To be useful, security primitives must be available on commodity computers with demonstrable assurance and understandable by ordinary users with minimum effort. Trusted computing bases comprising a hypervisor, which implements the reference monitor, and virtual machines whose layered operating system services are formally verified, will continue to fail these criteria for client-side commodity computers. We argue that demonstrable high assurance will continue to elude commodity computers, and complex policies that require management of multiple subjects, object types, and permissions will continue to be misunderstood and misused by most users. We also argue that high-assurance, usable commodity computers require only two security primitives:
partitions for isolated code execution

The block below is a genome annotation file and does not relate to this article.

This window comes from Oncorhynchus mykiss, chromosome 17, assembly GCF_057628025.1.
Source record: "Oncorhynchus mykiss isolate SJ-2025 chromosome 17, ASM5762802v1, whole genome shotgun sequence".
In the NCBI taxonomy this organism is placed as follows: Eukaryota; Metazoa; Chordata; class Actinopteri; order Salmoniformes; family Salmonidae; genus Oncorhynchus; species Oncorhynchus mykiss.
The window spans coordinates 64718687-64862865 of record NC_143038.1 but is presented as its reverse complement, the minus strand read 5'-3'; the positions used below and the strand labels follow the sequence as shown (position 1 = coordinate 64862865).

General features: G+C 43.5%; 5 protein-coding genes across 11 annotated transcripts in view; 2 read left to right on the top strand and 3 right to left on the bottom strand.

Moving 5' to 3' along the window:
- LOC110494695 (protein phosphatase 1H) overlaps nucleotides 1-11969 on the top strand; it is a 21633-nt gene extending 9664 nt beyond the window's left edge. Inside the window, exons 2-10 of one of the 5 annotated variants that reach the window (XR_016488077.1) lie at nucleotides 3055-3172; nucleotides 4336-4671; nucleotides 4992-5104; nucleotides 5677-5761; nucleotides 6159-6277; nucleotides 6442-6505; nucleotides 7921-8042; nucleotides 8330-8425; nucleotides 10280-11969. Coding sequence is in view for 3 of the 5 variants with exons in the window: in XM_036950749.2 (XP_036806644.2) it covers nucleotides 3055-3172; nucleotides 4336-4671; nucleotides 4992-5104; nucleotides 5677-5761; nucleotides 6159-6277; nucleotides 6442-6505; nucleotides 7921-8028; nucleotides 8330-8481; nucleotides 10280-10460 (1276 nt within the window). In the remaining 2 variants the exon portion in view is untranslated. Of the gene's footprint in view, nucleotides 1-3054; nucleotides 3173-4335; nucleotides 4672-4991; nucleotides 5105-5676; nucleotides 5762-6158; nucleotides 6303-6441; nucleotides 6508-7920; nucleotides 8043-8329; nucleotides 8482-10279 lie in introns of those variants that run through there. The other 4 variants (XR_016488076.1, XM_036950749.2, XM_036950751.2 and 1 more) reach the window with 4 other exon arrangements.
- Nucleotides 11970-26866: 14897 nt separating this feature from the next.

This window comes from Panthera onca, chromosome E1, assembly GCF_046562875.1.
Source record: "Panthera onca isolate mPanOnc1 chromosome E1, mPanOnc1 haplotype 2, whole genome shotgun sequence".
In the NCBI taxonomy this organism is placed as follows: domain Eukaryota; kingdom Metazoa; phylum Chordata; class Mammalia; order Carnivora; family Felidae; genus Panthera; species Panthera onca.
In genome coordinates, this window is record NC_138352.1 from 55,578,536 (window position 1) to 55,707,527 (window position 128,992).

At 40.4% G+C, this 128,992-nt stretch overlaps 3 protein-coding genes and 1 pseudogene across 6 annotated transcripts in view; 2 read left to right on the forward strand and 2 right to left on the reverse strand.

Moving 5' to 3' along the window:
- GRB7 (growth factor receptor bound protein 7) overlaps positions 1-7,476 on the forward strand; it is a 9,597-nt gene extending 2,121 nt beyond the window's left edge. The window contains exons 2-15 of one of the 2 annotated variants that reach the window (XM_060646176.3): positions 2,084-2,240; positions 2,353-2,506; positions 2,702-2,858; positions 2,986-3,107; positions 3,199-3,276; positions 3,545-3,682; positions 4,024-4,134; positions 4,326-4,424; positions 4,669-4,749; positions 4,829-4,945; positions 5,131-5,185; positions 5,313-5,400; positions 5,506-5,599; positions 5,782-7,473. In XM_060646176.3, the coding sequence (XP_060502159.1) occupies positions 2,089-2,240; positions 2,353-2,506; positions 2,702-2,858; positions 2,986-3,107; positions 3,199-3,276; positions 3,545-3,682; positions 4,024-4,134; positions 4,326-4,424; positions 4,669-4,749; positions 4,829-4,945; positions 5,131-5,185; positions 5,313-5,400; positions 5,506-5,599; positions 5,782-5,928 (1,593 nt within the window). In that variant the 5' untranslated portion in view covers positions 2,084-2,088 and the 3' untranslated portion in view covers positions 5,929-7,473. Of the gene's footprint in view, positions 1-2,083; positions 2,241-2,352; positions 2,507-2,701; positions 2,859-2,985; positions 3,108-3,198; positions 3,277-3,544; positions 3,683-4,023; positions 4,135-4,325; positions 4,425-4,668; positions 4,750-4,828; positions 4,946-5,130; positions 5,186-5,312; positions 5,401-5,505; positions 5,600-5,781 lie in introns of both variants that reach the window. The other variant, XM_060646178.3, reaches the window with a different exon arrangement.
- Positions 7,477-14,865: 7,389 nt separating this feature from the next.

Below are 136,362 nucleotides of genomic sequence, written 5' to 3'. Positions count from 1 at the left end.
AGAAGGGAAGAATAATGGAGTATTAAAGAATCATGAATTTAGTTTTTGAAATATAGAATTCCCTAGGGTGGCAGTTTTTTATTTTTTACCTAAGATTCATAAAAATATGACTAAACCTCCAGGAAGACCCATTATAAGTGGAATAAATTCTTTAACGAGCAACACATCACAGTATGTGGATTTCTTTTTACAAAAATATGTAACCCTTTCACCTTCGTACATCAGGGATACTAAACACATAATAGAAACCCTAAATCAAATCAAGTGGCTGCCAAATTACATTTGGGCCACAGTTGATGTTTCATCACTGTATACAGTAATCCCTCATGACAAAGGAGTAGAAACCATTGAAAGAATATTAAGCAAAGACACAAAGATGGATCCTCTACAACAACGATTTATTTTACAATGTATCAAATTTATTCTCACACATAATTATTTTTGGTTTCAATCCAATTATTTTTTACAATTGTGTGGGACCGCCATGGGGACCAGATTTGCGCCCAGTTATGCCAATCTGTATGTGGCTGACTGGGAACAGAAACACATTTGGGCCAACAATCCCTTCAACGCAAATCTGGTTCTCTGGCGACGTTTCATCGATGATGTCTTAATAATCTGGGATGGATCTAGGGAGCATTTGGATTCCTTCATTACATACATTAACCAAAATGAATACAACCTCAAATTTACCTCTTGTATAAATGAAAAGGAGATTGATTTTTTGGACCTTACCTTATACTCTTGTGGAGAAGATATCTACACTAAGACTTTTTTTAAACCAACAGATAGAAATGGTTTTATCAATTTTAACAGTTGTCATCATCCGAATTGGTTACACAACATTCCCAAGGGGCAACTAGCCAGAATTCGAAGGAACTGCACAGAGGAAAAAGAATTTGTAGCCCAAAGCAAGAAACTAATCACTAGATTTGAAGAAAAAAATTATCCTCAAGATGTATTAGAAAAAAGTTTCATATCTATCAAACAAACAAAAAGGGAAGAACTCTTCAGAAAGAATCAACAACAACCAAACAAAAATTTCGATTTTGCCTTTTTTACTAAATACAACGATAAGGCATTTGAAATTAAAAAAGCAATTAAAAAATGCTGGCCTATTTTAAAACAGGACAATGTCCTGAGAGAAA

between partitions and between users and partitions. Usability requirements for isolated partitions are modest: users need to know when to use a small trusted system partition and when to switch to a larger untrusted one; developers need to isolate and assure only few security-sensitive code modules within an application; and security professionals needed to maintain only the trusted partition and a few isolated modules in the untrusted one. Trustworthy communication, which requires partitions and users to decide whether to accept input from or provide output to others, is more challenging because it requires trust, not merely secure (i.e., confidential and authentic) communication channels.